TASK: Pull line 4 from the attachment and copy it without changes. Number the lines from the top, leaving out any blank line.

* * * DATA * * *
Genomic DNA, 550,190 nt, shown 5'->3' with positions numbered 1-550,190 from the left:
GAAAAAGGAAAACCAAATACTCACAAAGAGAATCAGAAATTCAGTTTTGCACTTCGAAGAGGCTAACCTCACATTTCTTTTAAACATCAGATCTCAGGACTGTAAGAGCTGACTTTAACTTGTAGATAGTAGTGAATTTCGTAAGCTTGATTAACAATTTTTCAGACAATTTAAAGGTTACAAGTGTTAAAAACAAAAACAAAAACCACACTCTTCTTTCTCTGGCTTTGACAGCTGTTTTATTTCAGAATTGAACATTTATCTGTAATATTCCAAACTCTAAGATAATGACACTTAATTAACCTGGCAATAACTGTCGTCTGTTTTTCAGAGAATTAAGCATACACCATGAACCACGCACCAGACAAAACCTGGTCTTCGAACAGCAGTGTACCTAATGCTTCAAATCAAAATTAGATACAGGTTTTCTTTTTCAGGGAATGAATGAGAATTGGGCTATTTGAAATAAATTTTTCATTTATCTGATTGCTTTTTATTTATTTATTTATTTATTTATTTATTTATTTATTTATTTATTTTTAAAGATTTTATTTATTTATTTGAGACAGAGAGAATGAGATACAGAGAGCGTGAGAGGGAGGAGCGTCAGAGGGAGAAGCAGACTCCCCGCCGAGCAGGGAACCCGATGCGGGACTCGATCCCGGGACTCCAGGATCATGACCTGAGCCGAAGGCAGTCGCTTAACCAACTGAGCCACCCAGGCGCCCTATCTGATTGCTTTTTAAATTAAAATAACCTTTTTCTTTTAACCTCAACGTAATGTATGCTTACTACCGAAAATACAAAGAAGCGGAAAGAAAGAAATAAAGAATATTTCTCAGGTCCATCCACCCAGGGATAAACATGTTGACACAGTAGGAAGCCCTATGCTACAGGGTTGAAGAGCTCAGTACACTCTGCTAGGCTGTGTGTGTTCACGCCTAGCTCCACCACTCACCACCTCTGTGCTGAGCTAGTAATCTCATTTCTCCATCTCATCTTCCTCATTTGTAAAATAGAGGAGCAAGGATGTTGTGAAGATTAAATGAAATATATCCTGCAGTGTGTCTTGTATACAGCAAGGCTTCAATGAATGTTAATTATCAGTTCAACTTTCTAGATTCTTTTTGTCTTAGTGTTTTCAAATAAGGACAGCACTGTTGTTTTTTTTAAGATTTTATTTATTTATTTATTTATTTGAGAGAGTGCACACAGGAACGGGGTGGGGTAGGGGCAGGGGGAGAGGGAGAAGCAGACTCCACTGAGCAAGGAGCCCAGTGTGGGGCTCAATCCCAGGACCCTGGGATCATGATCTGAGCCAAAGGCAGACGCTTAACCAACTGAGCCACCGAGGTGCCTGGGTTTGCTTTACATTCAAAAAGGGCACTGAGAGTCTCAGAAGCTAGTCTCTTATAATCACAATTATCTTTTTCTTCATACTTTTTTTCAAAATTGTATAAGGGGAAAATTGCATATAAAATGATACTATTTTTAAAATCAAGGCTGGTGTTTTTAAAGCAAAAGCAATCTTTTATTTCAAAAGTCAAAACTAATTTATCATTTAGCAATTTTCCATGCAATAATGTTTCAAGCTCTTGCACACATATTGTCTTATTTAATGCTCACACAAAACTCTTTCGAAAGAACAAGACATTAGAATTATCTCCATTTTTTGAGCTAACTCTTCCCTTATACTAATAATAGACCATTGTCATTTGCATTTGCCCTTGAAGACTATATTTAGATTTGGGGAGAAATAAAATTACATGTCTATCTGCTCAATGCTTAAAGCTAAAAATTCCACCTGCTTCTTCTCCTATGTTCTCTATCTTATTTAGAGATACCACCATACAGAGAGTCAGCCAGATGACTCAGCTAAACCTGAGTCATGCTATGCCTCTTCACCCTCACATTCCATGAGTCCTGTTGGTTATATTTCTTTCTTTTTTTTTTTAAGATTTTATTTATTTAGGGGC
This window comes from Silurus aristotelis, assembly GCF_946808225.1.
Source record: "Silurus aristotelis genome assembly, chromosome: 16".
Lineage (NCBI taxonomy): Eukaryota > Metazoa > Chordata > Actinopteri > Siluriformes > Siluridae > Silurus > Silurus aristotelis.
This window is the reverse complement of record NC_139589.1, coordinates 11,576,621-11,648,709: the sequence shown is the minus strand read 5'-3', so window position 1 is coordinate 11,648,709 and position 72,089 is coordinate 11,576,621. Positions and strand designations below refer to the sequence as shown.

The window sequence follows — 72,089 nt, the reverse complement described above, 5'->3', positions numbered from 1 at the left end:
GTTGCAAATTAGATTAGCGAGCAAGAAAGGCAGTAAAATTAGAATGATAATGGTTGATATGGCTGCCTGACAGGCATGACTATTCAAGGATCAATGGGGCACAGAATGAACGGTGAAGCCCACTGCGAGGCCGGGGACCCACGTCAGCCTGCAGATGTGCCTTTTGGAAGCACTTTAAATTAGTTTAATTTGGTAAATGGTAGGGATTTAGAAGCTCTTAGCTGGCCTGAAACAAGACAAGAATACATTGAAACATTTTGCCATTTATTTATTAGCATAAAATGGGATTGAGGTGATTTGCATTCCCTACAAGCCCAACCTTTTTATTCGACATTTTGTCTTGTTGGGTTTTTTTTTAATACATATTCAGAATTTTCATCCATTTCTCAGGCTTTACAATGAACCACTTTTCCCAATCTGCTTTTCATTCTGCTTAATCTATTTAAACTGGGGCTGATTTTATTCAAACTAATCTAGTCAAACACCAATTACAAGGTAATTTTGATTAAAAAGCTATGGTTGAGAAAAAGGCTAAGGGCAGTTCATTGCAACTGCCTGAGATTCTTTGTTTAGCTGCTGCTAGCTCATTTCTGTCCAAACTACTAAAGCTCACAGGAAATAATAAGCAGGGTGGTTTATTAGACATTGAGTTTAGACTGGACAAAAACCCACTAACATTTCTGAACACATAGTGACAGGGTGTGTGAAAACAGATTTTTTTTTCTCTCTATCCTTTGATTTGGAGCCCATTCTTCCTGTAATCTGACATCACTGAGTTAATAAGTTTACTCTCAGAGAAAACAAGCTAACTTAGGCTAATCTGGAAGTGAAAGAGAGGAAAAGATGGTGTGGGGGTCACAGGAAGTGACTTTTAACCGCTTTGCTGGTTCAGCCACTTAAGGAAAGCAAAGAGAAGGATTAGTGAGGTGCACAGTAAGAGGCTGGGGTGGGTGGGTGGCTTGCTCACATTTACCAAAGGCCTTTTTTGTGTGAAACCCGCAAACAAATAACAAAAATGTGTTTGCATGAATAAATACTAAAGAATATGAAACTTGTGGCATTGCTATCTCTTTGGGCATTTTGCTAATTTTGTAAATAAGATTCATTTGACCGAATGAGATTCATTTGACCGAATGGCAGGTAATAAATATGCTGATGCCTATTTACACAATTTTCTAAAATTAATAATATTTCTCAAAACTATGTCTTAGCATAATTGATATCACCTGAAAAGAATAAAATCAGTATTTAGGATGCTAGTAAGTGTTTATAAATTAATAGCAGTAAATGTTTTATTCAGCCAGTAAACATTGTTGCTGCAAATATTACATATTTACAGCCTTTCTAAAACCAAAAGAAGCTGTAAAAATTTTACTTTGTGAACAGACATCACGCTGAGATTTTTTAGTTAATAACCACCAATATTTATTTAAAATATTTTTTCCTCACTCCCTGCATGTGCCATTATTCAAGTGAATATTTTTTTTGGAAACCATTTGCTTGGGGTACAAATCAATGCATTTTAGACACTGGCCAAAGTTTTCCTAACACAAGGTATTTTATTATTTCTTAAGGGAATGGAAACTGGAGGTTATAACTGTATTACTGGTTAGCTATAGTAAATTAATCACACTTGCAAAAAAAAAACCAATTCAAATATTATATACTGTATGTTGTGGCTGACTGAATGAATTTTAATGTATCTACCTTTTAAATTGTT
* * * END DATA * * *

Source record: "Silurus aristotelis genome assembly, chromosome: 16".